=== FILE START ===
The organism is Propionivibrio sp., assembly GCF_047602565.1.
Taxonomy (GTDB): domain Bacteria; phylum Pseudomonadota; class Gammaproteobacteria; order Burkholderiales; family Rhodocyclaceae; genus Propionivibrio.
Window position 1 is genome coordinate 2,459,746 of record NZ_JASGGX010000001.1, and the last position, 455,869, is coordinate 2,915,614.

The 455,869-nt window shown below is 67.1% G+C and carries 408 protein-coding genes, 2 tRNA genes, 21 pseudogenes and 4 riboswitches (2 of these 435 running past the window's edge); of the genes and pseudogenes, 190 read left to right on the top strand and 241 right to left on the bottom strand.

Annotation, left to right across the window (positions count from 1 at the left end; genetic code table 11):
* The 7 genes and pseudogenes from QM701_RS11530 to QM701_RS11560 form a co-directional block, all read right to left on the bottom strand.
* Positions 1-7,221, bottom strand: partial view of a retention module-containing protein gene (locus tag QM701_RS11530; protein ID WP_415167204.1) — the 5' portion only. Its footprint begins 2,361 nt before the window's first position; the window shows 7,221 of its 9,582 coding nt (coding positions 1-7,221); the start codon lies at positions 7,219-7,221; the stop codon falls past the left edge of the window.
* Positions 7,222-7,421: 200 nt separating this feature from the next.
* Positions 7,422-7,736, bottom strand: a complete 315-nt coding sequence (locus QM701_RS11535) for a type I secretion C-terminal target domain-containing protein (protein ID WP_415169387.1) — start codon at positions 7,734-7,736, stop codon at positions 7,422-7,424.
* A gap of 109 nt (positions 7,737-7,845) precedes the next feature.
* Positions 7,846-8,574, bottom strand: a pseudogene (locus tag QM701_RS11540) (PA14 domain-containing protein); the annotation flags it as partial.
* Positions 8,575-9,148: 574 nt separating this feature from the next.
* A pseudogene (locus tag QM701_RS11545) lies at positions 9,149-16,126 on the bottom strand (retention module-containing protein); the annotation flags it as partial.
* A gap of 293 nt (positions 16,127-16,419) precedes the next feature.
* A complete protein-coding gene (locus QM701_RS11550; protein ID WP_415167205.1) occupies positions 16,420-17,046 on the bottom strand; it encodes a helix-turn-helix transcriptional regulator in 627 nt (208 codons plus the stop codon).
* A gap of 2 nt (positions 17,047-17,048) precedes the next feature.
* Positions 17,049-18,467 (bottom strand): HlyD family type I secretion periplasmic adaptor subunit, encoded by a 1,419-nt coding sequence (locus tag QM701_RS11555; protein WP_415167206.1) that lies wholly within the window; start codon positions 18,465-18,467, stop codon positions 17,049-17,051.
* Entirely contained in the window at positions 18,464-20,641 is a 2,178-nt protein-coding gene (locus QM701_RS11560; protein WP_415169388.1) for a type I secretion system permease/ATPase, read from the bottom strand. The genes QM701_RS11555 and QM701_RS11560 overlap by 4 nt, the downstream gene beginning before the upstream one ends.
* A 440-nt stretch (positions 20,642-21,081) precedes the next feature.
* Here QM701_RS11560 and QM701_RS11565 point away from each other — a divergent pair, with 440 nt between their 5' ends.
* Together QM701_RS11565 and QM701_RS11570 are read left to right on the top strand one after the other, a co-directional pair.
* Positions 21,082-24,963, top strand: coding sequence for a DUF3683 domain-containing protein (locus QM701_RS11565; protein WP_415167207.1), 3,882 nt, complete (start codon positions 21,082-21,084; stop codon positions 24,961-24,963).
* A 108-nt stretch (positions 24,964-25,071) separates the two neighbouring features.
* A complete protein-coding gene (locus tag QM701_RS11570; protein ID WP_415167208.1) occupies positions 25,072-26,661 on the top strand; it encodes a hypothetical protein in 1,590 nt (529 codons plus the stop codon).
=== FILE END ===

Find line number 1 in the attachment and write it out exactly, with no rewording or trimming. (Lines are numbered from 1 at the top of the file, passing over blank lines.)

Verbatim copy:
The organism is Propionivibrio sp., assembly GCF_047602565.1.